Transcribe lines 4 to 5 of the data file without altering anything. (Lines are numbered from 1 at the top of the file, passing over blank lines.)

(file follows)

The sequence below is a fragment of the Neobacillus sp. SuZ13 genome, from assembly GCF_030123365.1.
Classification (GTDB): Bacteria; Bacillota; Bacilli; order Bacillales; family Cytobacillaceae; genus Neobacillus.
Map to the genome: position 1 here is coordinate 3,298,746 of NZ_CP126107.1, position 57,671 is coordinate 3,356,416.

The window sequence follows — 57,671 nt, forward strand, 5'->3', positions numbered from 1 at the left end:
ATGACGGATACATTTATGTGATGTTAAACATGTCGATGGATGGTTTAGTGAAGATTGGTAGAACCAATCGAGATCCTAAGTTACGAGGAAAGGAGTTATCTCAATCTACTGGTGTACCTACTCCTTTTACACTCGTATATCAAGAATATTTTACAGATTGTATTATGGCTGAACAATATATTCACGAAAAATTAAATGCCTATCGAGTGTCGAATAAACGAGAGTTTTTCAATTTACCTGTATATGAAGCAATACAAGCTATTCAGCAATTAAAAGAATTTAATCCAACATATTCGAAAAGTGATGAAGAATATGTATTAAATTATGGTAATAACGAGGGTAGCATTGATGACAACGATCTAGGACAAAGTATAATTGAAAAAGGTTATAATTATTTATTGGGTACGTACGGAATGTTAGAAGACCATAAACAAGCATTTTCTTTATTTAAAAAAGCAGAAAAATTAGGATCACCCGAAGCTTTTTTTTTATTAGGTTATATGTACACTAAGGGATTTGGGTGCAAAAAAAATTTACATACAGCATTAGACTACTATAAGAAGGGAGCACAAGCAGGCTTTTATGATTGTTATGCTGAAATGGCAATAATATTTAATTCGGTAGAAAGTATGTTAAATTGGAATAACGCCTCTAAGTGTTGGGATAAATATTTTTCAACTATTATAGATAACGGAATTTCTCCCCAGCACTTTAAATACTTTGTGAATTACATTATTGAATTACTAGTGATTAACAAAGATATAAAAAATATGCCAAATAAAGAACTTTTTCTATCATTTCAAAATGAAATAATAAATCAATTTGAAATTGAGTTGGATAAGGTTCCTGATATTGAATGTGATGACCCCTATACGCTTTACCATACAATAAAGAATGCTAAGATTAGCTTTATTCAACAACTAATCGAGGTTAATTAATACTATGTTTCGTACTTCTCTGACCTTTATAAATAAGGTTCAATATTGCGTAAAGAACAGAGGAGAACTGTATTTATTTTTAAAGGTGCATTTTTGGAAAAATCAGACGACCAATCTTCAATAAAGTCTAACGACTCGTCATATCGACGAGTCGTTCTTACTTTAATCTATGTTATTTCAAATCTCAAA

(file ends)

The window sequence follows — 57,671 nt, forward strand, 5'->3', positions numbered from 1 at the left end:
ATGACGGATACATTTATGTGATGTTAAACATGTCGATGGATGGTTTAGTGAAGATTGGTAGAACCAATCGAGATCCTAAGTTACGAGGAAAGGAGTTATCTCAATCTACTGGTGTACCTACTCCTTTTACACTCGTATATCAAGAATATTTTACAGATTGTATTATGGCTGAACAATATATTCACGAAAAATTAAATGCCTATCGAGTGTCGAATAAACGAGAGTTTTTCAATTTACCTGTATATGAAGCAATACAAGCTATTCAGCAATTAAAAGAATTTAATCCAACATATTCGAAAAGTGATGAAGAATATGTATTAAATTATGGTAATAACGAGGGTAGCATTGATGACAACGATCTAGGACAAAGTATAATTGAAAAAGGTTATAATTATTTATTGGGTACGTACGGAATGTTAGAAGACCATAAACAAGCATTTTCTTTATTTAAAAAAGCAGAAAAATTAGGATCACCCGAAGCTTTTTTTTTATTAGGTTATATGTACACTAAGGGATTTGGGTGCAAAAAAAATTTACATACAGCATTAGACTACTATAAGAAGGGAGCACAAGCAGGCTTTTATGATTGTTATGCTGAAATGGCAATAATATTTAATTCGGTAGAAAGTATGTTAAATTGGAATAACGCCTCTAAGTGTTGGGATAAATATTTTTCAACTATTATAGATAACGGAATTTCTCCCCAGCACTTTAAATACTTTGTGAATTACATTATTGAATTACTAGTGATTAACAAAGATATAAAAAATATGCCAAATAAAGAACTTTTTCTATCATTTCAAAATGAAATAATAAATCAATTTGAAATTGAGTTGGATAAGGTTCCTGATATTGAATGTGATGACCCCTATACGCTTTACCATACAATAAAGAATGCTAAGATTAGCTTTATTCAACAACTAATCGAGGTTAATTAATACTATGTTTCGTACTTCTCTGACCTTTATAAATAAGGTTCAATATTGCGTAAAGAACAGAGGAGAACTGTATTTATTTTTAAAGGTGCATTTTTGGAAAAATCAGACGACCAATCTTCAATAAAGTCTAACGACTCGTCATATCGACGAGTCGTTCTTACTTTAATCTATGTTATTTCAAATCTCAAA